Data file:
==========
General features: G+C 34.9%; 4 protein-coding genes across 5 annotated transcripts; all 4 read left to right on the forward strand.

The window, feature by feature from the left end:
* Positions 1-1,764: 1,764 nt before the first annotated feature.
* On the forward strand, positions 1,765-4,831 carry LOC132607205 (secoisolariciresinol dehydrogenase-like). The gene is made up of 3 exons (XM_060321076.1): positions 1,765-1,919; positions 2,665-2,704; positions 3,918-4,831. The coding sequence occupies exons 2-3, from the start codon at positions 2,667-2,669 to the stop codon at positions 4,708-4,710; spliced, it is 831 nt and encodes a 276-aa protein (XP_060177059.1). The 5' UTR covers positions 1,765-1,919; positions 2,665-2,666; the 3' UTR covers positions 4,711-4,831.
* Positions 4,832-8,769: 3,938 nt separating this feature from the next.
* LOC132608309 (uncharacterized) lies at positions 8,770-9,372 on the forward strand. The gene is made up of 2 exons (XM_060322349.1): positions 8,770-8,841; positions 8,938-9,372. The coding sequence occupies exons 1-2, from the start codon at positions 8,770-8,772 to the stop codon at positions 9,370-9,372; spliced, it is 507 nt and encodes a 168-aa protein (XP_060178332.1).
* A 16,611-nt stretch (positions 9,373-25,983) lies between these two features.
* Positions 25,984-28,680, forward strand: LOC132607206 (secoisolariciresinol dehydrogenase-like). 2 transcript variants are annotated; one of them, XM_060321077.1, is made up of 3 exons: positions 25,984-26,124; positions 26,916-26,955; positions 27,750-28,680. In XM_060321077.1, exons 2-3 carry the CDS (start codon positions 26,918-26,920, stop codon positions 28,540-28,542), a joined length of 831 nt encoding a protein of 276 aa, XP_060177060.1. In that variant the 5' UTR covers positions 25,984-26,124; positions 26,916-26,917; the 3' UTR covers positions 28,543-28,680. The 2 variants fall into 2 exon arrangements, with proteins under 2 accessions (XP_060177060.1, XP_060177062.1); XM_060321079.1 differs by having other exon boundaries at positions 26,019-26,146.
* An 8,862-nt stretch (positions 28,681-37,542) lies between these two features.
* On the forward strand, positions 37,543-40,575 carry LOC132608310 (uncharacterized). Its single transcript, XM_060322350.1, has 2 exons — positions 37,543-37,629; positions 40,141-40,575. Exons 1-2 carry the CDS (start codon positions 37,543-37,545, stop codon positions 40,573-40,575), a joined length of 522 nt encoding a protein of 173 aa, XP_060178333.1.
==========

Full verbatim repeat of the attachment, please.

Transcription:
General features: G+C 34.9%; 4 protein-coding genes across 5 annotated transcripts; all 4 read left to right on the forward strand.

The window, feature by feature from the left end:
* Positions 1-1,764: 1,764 nt before the first annotated feature.
* On the forward strand, positions 1,765-4,831 carry LOC132607205 (secoisolariciresinol dehydrogenase-like). The gene is made up of 3 exons (XM_060321076.1): positions 1,765-1,919; positions 2,665-2,704; positions 3,918-4,831. The coding sequence occupies exons 2-3, from the start codon at positions 2,667-2,669 to the stop codon at positions 4,708-4,710; spliced, it is 831 nt and encodes a 276-aa protein (XP_060177059.1). The 5' UTR covers positions 1,765-1,919; positions 2,665-2,666; the 3' UTR covers positions 4,711-4,831.
* Positions 4,832-8,769: 3,938 nt separating this feature from the next.
* LOC132608309 (uncharacterized) lies at positions 8,770-9,372 on the forward strand. The gene is made up of 2 exons (XM_060322349.1): positions 8,770-8,841; positions 8,938-9,372. The coding sequence occupies exons 1-2, from the start codon at positions 8,770-8,772 to the stop codon at positions 9,370-9,372; spliced, it is 507 nt and encodes a 168-aa protein (XP_060178332.1).
* A 16,611-nt stretch (positions 9,373-25,983) lies between these two features.
* Positions 25,984-28,680, forward strand: LOC132607206 (secoisolariciresinol dehydrogenase-like). 2 transcript variants are annotated; one of them, XM_060321077.1, is made up of 3 exons: positions 25,984-26,124; positions 26,916-26,955; positions 27,750-28,680. In XM_060321077.1, exons 2-3 carry the CDS (start codon positions 26,918-26,920, stop codon positions 28,540-28,542), a joined length of 831 nt encoding a protein of 276 aa, XP_060177060.1. In that variant the 5' UTR covers positions 25,984-26,124; positions 26,916-26,917; the 3' UTR covers positions 28,543-28,680. The 2 variants fall into 2 exon arrangements, with proteins under 2 accessions (XP_060177060.1, XP_060177062.1); XM_060321079.1 differs by having other exon boundaries at positions 26,019-26,146.
* An 8,862-nt stretch (positions 28,681-37,542) lies between these two features.
* On the forward strand, positions 37,543-40,575 carry LOC132608310 (uncharacterized). Its single transcript, XM_060322350.1, has 2 exons — positions 37,543-37,629; positions 40,141-40,575. Exons 1-2 carry the CDS (start codon positions 37,543-37,545, stop codon positions 40,573-40,575), a joined length of 522 nt encoding a protein of 173 aa, XP_060178333.1.